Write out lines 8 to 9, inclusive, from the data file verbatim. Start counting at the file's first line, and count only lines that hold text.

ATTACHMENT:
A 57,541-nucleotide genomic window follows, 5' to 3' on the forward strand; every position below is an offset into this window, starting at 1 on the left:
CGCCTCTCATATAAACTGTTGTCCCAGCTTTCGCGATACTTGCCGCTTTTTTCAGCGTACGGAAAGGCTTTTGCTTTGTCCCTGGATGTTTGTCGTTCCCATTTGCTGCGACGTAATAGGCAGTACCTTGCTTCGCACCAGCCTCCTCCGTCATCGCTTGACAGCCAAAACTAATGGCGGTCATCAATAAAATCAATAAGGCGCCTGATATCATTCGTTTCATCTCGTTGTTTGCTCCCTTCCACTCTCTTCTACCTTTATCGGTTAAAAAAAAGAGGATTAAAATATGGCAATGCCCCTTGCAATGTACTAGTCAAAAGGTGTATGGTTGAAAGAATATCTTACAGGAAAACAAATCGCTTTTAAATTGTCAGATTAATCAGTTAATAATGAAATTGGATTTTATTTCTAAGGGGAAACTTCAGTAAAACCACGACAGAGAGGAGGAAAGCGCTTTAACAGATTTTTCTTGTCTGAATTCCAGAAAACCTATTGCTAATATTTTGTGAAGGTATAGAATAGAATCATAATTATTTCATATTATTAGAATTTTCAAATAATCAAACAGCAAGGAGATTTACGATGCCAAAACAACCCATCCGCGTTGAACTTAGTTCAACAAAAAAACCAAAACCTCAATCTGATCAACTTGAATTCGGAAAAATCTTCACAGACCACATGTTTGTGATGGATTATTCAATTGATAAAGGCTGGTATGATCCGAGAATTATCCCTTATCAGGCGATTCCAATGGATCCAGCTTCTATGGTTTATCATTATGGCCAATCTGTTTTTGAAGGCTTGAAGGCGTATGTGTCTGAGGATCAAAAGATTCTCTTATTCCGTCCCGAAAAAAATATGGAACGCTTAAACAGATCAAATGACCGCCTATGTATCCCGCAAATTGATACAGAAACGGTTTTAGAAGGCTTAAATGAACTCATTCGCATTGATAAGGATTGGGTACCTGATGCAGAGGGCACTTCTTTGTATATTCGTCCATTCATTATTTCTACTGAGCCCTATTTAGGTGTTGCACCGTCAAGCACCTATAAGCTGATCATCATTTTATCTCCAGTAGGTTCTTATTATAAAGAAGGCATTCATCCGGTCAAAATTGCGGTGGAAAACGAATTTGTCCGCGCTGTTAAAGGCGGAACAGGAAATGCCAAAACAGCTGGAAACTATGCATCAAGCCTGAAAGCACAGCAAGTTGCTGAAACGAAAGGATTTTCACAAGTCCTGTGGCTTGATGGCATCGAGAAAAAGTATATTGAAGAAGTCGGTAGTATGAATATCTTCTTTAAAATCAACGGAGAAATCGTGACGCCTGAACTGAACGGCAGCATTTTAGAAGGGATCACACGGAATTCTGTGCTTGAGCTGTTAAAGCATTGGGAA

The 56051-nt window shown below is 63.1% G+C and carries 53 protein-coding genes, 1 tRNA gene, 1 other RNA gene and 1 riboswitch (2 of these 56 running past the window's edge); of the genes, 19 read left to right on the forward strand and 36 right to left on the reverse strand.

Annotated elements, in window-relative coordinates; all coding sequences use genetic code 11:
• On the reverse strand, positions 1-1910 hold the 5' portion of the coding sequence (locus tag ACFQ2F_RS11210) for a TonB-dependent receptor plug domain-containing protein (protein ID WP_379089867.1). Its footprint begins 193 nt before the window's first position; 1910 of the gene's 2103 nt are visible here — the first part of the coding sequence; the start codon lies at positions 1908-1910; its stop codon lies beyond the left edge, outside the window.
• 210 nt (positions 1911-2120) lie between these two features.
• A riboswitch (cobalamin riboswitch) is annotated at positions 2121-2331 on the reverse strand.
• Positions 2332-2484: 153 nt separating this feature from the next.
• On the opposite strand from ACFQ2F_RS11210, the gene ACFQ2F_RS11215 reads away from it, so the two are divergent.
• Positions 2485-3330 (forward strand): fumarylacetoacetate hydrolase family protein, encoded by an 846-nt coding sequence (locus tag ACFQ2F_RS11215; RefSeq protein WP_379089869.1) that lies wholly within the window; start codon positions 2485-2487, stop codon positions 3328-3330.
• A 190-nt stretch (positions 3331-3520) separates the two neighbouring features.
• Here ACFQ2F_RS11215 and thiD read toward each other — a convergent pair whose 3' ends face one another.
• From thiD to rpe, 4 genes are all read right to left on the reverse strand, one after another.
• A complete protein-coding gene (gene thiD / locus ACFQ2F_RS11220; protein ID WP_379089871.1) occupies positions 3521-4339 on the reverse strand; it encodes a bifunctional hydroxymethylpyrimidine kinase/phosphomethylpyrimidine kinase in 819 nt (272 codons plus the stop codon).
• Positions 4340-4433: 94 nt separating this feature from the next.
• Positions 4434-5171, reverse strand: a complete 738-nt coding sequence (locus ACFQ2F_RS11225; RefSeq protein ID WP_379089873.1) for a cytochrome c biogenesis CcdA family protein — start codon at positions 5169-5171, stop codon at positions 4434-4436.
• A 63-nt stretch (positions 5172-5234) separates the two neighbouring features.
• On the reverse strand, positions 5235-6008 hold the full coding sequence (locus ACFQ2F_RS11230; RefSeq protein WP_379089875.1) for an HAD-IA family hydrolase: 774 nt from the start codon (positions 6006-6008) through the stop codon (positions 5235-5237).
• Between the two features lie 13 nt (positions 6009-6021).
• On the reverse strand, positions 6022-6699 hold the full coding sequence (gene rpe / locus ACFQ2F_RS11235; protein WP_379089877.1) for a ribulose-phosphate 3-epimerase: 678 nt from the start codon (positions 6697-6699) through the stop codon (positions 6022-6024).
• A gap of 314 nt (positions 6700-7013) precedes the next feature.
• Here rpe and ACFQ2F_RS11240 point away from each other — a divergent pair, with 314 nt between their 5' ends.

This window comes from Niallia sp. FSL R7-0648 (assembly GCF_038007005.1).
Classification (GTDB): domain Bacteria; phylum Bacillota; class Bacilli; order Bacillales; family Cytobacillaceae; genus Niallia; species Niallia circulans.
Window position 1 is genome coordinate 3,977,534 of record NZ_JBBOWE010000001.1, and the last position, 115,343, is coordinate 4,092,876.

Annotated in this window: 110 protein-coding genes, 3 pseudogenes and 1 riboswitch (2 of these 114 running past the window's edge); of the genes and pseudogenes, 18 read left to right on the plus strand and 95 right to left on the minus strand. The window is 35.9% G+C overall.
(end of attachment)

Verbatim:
• Positions 2332-2484: 153 nt separating this feature from the next.
• On the opposite strand from ACFQ2F_RS11210, the gene ACFQ2F_RS11215 reads away from it, so the two are divergent.